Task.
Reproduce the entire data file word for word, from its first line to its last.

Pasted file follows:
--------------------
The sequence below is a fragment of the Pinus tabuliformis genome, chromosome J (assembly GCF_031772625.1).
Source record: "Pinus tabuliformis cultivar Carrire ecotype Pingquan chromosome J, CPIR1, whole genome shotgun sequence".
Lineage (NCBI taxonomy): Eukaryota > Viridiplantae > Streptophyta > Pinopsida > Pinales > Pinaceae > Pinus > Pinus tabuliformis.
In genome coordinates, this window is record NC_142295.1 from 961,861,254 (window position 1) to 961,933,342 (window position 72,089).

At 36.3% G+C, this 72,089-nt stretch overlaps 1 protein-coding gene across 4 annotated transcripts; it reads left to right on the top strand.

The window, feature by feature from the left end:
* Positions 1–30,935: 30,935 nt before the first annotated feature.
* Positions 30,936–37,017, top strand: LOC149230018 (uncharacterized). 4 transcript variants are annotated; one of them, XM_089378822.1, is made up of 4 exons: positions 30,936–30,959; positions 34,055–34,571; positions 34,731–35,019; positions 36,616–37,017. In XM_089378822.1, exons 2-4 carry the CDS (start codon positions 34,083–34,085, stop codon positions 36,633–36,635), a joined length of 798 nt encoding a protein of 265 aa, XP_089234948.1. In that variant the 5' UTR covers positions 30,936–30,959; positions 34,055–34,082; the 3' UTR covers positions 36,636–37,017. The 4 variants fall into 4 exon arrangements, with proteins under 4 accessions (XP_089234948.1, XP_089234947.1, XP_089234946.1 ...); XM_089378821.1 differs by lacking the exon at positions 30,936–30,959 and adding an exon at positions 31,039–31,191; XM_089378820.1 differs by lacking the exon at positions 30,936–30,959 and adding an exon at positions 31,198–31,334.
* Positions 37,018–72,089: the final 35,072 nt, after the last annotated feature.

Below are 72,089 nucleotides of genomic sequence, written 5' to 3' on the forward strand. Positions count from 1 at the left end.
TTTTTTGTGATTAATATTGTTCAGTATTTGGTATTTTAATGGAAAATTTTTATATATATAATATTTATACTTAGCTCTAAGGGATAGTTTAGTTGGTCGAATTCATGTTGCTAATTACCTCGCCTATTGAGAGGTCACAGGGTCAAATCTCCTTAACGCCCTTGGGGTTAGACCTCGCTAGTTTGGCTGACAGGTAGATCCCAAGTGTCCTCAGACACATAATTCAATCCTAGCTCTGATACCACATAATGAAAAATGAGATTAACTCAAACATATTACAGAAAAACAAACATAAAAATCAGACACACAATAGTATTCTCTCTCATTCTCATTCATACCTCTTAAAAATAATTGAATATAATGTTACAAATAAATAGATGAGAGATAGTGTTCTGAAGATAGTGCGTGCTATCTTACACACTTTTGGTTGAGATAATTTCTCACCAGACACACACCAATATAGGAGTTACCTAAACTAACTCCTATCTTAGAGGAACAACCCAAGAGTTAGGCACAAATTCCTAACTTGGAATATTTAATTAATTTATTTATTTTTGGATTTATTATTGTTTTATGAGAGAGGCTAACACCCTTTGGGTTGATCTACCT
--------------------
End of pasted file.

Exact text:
The sequence below is a fragment of the Pinus tabuliformis genome, chromosome J (assembly GCF_031772625.1).
Source record: "Pinus tabuliformis cultivar Carrire ecotype Pingquan chromosome J, CPIR1, whole genome shotgun sequence".
Lineage (NCBI taxonomy): Eukaryota > Viridiplantae > Streptophyta > Pinopsida > Pinales > Pinaceae > Pinus > Pinus tabuliformis.
In genome coordinates, this window is record NC_142295.1 from 961,861,254 (window position 1) to 961,933,342 (window position 72,089).

At 36.3% G+C, this 72,089-nt stretch overlaps 1 protein-coding gene across 4 annotated transcripts; it reads left to right on the top strand.

The window, feature by feature from the left end:
* Positions 1–30,935: 30,935 nt before the first annotated feature.
* Positions 30,936–37,017, top strand: LOC149230018 (uncharacterized). 4 transcript variants are annotated; one of them, XM_089378822.1, is made up of 4 exons: positions 30,936–30,959; positions 34,055–34,571; positions 34,731–35,019; positions 36,616–37,017. In XM_089378822.1, exons 2-4 carry the CDS (start codon positions 34,083–34,085, stop codon positions 36,633–36,635), a joined length of 798 nt encoding a protein of 265 aa, XP_089234948.1. In that variant the 5' UTR covers positions 30,936–30,959; positions 34,055–34,082; the 3' UTR covers positions 36,636–37,017. The 4 variants fall into 4 exon arrangements, with proteins under 4 accessions (XP_089234948.1, XP_089234947.1, XP_089234946.1 ...); XM_089378821.1 differs by lacking the exon at positions 30,936–30,959 and adding an exon at positions 31,039–31,191; XM_089378820.1 differs by lacking the exon at positions 30,936–30,959 and adding an exon at positions 31,198–31,334.
* Positions 37,018–72,089: the final 35,072 nt, after the last annotated feature.

Below are 72,089 nucleotides of genomic sequence, written 5' to 3' on the forward strand. Positions count from 1 at the left end.
TTTTTTGTGATTAATATTGTTCAGTATTTGGTATTTTAATGGAAAATTTTTATATATATAATATTTATACTTAGCTCTAAGGGATAGTTTAGTTGGTCGAATTCATGTTGCTAATTACCTCGCCTATTGAGAGGTCACAGGGTCAAATCTCCTTAACGCCCTTGGGGTTAGACCTCGCTAGTTTGGCTGACAGGTAGATCCCAAGTGTCCTCAGACACATAATTCAATCCTAGCTCTGATACCACATAATGAAAAATGAGATTAACTCAAACATATTACAGAAAAACAAACATAAAAATCAGACACACAATAGTATTCTCTCTCATTCTCATTCATACCTCTTAAAAATAATTGAATATAATGTTACAAATAAATAGATGAGAGATAGTGTTCTGAAGATAGTGCGTGCTATCTTACACACTTTTGGTTGAGATAATTTCTCACCAGACACACACCAATATAGGAGTTACCTAAACTAACTCCTATCTTAGAGGAACAACCCAAGAGTTAGGCACAAATTCCTAACTTGGAATATTTAATTAATTTATTTATTTTTGGATTTATTATTGTTTTATGAGAGAGGCTAACACCCTTTGGGTTGATCTACCT